If Timmons departs, Pittsburgh could need to find a new inside linebacker to play next to Pro Bowler Ryan Shazier. The club would have at least one internal candidate to fill that role, as Vince Williams put up a decent showing in 2016 on roughly a quarter of the Steelers’ defensive snaps. While Pittsburgh likely won’t invest financial resources to bring in a free agent inside ‘backer (unless it’s someone who can contribute on special teams like Jon Bostic or Audie Cole), a mid-round draft pick on the position isn’t out of the question. LSU’s Kendell Beckwith, Wake Forest’s Marquel Lee, or Michigan’s Ben Gedeon could interest the Steelers on Day 2 or 3.
While adding an inside linebacker could be an area of focus, bringing in a new edge rusher should be a much higher priority for Pittsburgh this offseason. Indeed, targeting an outside linebacker at pick No. 30 will be a consideration for the Steelers, and perhaps even considered a likely proposition. Nearly every industry mock draft has sent a pass rusher to Pittsburgh, and both Mel Kiper Jr. of ESPN.com and Daniel Jeremiah of NFL.com agree Temple’s Haason Reddick, who put up 9.5 sacks and 22.5 tackles for loss last year, would be a logical fit. Takkarist McKinley (UCLA), Carl Lawson (Auburn), Charles Harris (Missouri), and Tim Williams (Alabama) are among the other prospects that could intrigue Pittsburgh at the end of Round 1.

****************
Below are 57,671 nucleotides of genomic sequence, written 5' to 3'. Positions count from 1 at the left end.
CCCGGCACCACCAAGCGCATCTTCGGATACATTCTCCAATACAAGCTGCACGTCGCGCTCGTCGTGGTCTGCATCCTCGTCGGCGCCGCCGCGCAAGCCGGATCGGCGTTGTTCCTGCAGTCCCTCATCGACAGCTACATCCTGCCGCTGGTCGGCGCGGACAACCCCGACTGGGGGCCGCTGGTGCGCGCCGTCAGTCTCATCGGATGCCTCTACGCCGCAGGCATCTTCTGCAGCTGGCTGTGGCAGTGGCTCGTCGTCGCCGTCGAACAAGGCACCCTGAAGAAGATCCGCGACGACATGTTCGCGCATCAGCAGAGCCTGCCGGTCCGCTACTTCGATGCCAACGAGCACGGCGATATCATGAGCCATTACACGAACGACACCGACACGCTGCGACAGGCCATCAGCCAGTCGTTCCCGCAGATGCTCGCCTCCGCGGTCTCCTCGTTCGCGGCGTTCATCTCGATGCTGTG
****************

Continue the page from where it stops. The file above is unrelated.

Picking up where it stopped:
Free agent pass rushers may also interest the Steelers, although the club is highly unlikely to spend extravagantly to lure a top-notch edge defender such as Melvin Ingram or even Jabaal Sheard — it’s simply not the club’s style. However, Pittsburgh should go bargain-hunting and find another veteran to play alongside Harrison, especially if it doesn’t find what it’s looking for in the draft. Erik Walden and Alex Okafor could make sense on short-term contracts, while longtime NFL pass rusher DeMarcus Ware would also look good in a Steelers uniform.
2. Add depth — or maybe even an elite player — at cornerback: On a macro level, the Steelers’ pass defense was above-average in 2016, as the club’s secondary finished 12th in DVOA against the pass. Dive a bit deeper into Football Outsider’s metrics, however, and it’s clear Pittsburgh has a problem: it can’t guard No. 1 wide receivers. While the Steelers fared well against secondary wideouts, slot men, and tight ends, they ranked dead last in DVOA against opponents’ top pass-catchers.
Pittsburgh has tried to paper over its cornerback problem with trades over the past two years, adding Brandon Boykin and Justin Gilbert in a pair of failed transactions. A fresh stategy needs to be in play in 2017, one that sees the Steelers targeting a high-profile player to fill out their secondary. Pittsburgh has taken this approach before, as the club is usually good for one major free agent signing every offseason.